The Western Cape has 10 965 active cases of Covid-19, with a total of 28 082 confirmed cases and 16 433 recoveries.
There have been 41 additional COVID-19 deaths, bringing the total number of deaths from the virus in the province to 684.
The number of tests conducted is 186 236 thus far. The number of people admitted to hospital is 1027, with 203 in ICU or high care.
The provincial breakdown is as follows:
Today, President Cyril Ramaphosa, national Health Minister Dr Zweli Mkhize and other members of the national cabinet were in the Cape to open the 862 bed Hospital of Hope at the CTICC, which the Western Cape government has brought on stream to ensure medical care for residents is available at the peak of the Covid-19 epidemic.
“Our teams have worked around the clock to ensure that this facility was ready in a matter of weeks,” said Winde. “On Monday, it will start to take in its first patients. We have named it the Hospital of Hope, because it is aimed at being a place where people come to be cared for, to recover and to go home at the end of their treatment.”
Premier Alan Winde also presented the Western Cape’s government readiness plans to deal with COVID-19.
During the presentation to the President, Winde outlined the work the province has completed to date, creating additional healthcare capacity to ensure we are adequately prepared. Current plans for additional beds will create over 1400 beds in the province, and the potential CTICC 2 project, which is currently in discussions, could bring online 800 or more beds.
“President Ramaphosa has indicated that he would like to see even more beds in the province, and we will work with him and his team in order to determine the best way to source and fund these beds as well as the staff that will be required to care for the patients in those beds,” said Winde.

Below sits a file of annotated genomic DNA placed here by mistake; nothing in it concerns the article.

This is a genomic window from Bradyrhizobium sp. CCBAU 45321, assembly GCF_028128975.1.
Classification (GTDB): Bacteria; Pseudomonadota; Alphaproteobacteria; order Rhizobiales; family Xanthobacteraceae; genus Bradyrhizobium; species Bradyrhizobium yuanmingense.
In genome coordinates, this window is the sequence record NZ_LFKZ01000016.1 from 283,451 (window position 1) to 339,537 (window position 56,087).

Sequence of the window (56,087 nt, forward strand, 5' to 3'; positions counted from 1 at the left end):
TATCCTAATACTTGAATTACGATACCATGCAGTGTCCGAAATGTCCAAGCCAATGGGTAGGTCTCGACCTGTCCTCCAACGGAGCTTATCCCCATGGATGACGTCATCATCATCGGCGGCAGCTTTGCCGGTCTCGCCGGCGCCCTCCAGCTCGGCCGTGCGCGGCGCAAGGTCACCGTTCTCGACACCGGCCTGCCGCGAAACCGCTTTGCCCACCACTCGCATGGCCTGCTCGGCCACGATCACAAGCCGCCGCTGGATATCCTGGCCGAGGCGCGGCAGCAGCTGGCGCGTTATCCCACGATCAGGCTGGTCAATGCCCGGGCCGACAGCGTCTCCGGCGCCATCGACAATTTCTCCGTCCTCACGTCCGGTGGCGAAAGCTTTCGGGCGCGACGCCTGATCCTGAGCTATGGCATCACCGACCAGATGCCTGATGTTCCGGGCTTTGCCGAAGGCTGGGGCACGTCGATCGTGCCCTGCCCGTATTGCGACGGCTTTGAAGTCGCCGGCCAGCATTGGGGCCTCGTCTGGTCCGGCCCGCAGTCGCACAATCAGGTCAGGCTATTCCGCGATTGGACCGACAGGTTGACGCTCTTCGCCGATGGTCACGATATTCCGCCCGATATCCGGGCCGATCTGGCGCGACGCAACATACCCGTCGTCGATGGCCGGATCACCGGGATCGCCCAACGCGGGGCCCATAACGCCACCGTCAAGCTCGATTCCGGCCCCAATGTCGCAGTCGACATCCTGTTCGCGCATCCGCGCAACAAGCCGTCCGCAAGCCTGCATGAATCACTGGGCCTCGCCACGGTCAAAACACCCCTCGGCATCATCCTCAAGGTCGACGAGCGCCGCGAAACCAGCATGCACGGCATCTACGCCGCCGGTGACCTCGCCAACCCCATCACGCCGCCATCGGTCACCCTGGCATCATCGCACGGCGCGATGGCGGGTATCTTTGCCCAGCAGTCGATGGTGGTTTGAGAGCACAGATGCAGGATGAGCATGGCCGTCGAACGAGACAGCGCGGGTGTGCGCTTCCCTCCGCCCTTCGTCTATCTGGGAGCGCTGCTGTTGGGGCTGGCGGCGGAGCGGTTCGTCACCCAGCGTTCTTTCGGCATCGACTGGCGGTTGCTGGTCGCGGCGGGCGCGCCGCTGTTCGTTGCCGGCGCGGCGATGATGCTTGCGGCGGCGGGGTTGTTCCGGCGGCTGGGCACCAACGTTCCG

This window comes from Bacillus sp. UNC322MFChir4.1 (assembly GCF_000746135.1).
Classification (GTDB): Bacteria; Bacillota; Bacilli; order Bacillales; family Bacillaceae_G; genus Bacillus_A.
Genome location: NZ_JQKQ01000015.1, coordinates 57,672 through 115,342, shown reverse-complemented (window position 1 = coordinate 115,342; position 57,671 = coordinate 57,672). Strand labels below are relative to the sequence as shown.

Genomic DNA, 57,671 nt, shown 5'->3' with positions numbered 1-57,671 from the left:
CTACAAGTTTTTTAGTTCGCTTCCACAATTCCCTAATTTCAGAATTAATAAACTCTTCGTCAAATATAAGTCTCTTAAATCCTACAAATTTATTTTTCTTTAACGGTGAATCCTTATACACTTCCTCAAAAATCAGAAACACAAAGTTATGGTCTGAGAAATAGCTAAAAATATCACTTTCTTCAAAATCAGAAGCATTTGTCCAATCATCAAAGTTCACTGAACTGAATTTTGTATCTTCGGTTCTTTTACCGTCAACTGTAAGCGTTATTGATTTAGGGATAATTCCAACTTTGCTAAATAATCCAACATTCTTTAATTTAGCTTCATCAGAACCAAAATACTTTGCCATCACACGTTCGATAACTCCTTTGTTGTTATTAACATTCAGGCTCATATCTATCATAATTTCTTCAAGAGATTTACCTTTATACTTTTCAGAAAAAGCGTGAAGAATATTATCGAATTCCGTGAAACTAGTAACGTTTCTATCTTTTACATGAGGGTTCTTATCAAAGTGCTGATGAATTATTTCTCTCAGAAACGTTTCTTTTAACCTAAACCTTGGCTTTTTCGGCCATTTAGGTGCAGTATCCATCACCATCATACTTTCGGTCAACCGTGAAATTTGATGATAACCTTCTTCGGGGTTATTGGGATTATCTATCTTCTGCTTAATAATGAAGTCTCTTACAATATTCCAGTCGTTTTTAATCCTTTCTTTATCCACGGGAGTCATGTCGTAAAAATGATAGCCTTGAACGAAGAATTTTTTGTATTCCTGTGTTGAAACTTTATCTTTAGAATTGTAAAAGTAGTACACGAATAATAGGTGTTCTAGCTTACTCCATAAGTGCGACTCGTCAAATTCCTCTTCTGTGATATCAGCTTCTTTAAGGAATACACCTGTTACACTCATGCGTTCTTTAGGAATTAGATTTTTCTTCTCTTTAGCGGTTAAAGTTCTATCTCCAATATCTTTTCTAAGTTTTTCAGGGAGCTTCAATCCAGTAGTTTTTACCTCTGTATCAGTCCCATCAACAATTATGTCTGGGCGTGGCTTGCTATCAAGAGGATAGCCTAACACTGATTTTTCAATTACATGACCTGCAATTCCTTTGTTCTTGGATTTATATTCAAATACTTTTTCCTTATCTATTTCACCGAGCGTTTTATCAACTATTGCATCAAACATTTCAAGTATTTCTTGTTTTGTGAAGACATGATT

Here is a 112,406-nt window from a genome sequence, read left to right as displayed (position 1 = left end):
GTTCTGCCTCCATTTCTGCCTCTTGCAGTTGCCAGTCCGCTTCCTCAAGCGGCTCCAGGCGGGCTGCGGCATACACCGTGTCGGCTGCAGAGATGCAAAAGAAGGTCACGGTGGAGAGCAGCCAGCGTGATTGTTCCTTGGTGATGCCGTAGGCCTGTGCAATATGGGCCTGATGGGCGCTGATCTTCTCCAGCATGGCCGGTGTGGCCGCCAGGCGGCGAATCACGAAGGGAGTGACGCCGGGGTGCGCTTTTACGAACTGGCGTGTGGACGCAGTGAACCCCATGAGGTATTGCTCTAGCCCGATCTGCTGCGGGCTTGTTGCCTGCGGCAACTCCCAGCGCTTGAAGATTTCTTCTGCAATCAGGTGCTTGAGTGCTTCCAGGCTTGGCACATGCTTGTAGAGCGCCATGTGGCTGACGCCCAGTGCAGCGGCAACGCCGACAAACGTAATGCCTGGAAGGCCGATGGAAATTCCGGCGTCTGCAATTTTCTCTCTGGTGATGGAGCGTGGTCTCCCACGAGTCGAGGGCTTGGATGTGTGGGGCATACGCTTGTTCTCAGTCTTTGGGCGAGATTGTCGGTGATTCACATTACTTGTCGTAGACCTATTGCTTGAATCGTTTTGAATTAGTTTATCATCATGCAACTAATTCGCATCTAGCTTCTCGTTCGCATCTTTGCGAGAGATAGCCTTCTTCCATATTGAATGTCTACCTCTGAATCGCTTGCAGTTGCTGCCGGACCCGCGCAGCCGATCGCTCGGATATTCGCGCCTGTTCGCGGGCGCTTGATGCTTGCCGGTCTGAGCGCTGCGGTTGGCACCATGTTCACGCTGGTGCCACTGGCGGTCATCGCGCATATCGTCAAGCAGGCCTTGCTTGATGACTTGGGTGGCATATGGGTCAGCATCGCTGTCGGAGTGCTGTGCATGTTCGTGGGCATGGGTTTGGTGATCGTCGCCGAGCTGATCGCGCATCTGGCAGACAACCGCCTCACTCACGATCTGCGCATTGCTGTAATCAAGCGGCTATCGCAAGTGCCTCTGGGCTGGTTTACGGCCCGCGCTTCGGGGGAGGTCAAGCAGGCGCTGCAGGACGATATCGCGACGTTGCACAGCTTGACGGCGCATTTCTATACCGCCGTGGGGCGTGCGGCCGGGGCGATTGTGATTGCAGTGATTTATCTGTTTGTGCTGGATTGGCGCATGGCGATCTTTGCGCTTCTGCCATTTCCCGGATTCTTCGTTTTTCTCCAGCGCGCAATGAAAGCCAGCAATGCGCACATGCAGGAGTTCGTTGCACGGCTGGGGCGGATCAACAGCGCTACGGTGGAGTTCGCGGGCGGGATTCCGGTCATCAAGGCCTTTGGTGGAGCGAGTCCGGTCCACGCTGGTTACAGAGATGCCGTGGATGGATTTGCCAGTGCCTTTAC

The presentation focused on three main challenges and risks the province currently faces. These include testing capacity, which has been constrained by the lack of testing kits and reagents. This has resulted in the need to implement a risk adjusted approach in the metro. The province is also looking to private labs, university labs and rapid serology test kits to help address this issue.
President Ramaphosa indicated that a new platform is being investigated which will enable countries across Africa to access millions of test kits.
The second challenge the province faces is the recruitment of health care staff for facilities and for additional beds. The Western Cape Government is able to source a total of 1477 healthcare workers- however, in order to meet all the staffing requirements for the potential CTICC 2 and to make up the shortfall created by absenteeism in the system, the Western Cape would require an additional 5272 healthcare workers- with the biggest demand being for nurses.
The third challenge raised with the President was around funding. The Western Cape Government has projected that it needs over R 3 billion in the current year to respond to COVID-19 in the Departments of Health and Transport and Public Works alone.
Ramaphosa told Winde that in the war against Covid-19, saving lives must take precedence over costs. He also indicated that funding would be made available which will help secure the beds, staff and supplies needed to continue to provide the necessary facilities and care to those who need medical attention.